A story of a family re-learning what it means to be Jewish in twentieth century Vienna; Academy and Tony award winner Tom Stoppard’s arresting and passionate new play Leopoldstadt – his first new play since 2015 - plays at the Wyndham’s Theatre until June 2020. Patrick Marber directs.

Life of Pi

Following an acclaimed run at the Sheffield Crucible earlier this year, Lolita Chakrabarti’s adaption of beloved novel Life of Pi will arrive in London at the Wyndham’s Theatre in 2021. Winner of the Man Booker Prize, Life of Pi tells the story of a cargo ship that sinks in the Pacific Ocean. There are only five survivors, some human, some animal, that must fight the full force of nature to survive. This spectacular new production is set to be one of the hottest tickets in the West End when it opens next year.

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Wyndham’s Theatre was originally designed by W.G.R. Sprague and was managed by actor Charles Wyndham, officially opening in 1899 with a performance of T. W. Robertson’s David Garrick. The venue continued to host dramas, including Mrs Dane’s Defence (1900) and Little Mary (1903).

Throughout the First World War, the theatre remained highly active, showing productions such as Raffles (1914), Dear Brutus (1917) and The Choice (1919). Following this, a successful production of Mademoiselle (1936) played, directed by Noel Coward. In 1939 the theatre was forced to close for the second outbreak of war.

In 1953, the theatre premiered Graham Greene’s The Living Room, followed by Sandy Wilson’s The Boy Friend (1954), which later transferred to Broadway. Subsequent productions included Godspell (1972-1974), Art (1996) and Up for Grabs (2002), starring Madonna.

Early productions in the 21st century included Moira Buffini’s Dinner (2003-2004), Democracy (2004), By the Bog of Cats (2004-2005), The Witches (2005), starring Ruby Wax, Eve Ensler’s The Vagina Monologues (2005), As You Like It (2005), starring Sienna Miller and Heroes (2005-2006).

2006-2009 saw a quick turnover of shows, including Honour, starring Diana Rigg, Sunday in the Park with George, with Jenna Russell, A Voyage Round My Father, starring Derek Jacobi, The History Boys, The Letter, Shadowlands, a revival of The History Boys and The Shawshank Redemption.

J B Priestley’s An Inspector Calls came to the theatre in 2009, followed by the transfer of Avenue Q (2010), Clybourne Park (2011), Much Ado About Nothing (2011), starring David Tennant and Catherine Tate, Driving Miss Daisy (2011), starring James Earl Jones and Vanessa Redgrave and two Rat Pack shows.

2012 saw the notorious flop The King’s Speech, followed by Jill Halfpenny in Abigail’s Party (2012), Dreamboats and Petticoats (2012-2013), Quartermaine’s Terms (2013), starring Rowan Atkinson, Relatively Speaking (2013), with Felicity Kendal and Kara Tointon, Barking in Essex (2013-2014) with Lee Evans and Sheila Hancock and The Weir (2014), as well as Uncle Vanya (2014).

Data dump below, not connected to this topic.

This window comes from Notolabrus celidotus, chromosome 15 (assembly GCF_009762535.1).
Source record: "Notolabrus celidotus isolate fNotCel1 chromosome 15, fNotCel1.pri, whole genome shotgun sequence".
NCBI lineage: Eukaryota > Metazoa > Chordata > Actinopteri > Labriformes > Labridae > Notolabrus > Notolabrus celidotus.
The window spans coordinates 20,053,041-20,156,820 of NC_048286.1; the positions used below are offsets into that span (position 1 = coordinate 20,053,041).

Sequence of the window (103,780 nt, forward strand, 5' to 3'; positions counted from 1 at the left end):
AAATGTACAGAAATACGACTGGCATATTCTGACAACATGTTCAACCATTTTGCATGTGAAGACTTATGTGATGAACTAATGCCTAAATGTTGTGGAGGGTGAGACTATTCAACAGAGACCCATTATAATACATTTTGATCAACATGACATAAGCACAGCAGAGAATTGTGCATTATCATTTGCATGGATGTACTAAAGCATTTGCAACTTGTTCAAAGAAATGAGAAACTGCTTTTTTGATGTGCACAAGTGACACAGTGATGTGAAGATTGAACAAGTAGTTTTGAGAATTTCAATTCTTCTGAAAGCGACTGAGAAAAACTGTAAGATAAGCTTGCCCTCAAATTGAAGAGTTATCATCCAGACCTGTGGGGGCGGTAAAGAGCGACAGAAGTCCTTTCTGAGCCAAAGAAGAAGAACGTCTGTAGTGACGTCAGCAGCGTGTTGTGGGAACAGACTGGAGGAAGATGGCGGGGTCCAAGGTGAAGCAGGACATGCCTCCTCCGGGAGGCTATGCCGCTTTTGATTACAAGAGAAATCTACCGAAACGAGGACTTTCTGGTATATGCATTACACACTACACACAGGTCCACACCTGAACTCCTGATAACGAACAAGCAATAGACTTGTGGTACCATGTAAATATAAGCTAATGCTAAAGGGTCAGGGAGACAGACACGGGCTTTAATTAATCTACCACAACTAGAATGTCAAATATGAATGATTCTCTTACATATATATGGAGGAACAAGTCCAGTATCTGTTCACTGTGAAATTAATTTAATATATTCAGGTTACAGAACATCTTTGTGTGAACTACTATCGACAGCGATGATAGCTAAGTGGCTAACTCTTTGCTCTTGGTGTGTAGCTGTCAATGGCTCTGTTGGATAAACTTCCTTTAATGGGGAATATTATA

The past two years have seen a variety of shows including Bill Nighy and Carey Mulligan in Skylight (2014), King Charles III (2014-2015), with Tim Piggott-Smith, A View from the Bridge (2015), starring Mark Strong, American Buffalo (2015), The Mentalists (2015), The Father (2015) and Hangmen (2015-2016), starring David Morrissey.

Denise Gough earned an Olivier Award in Duncan Macmillan’s play People, Places and Things (2016), which was conceded by The Truth (2016), No Man’s Land (2016) and a stage adaptation of The Kite Runner (2017).

David Tennant took to the stage in 2017 to star in Patrick Marber’s Don Juan in Soho, followed by Lady Day at Emerson’s Bar & Grill, starring Audra McDonald. 2017 rounds off with Anne-Marie Duff and Kenneth Cranham in Simon Stephens' Heisenberg: The Uncertainty Principle.

2018 began with a Bristol Old Vic transfer of Long Day's Journey Into Night, starring Jeremy Irons and Lesley Manville. Further productions in the year included a revival of Red, starring Alfred Molina, from the Michael Grandage Company and The Height of the Storm, with Jonathan Pryce and Dame Eileen Atkins. The year rounds off with a stint from comedian Bill Bailey in his latest show Larks in Transit.

Queen of comedy Catherine Tate brought her show to Wyndham's for a short run at the beginning of 2019. Theatre Royal Bath transfer of Arthur Miller's The Price (starring David Suchet) played from February. May marked the West End debut of Hollywood and Broadway actor Matthew Broderick, who starred in Kenneth Lonergan's The Starry Messenger. Elizabeth McGovern also starred.

For thirty performances only, Phoebe Waller-Bridge starred in her hit show Fleabag for the final time. This was followed by a week-long run of The Life I Lead starring Miles Jupp.

In the autumn, brand new comedy The Man in the White Suit played at the theatre. Adapted by Sean Foley from the 1951 film of the same name, the show starred Stephen Mangan and Kara Tointon.

Over the festive period, Curtains, a musical whodunnit from composers Kander & Ebb, played a limited season. The show starred comedian Jason Manford and Carley Stenson.

Tom Stoppard's latest play, Leopoldstadt opened at the beginning of 2020, featuring a huge multi-generational cast. In March 2020, the theatre closed due to the spread of COVID-19 and a planned production of The Life of Pi was postponed until 2021.

Past Shows

Life of Pi
(closed 4 Oct 2020)
(closed 13 Jun 2020)
(closed 11 Jan 2020)

The Man in the White Suit OT Small
The Man in the White Suit
(closed 7 Dec 2019)
The Life I Lead
(closed 21 Sep 2019)
(closed 14 Sep 2019)

Starry Messenger OT Small
The Starry Messenger
(closed 10 Aug 2019)
The Price
(closed 27 Apr 2019)
Catherine Tate Show OT Small
The Catherine Tate Show Live
(closed 26 Jan 2019)

Bill Bailey - Larks in Transit
(closed 5 Jan 2019)
The Height of the Storm
(closed 1 Dec 2018)
(closed 28 Jul 2018)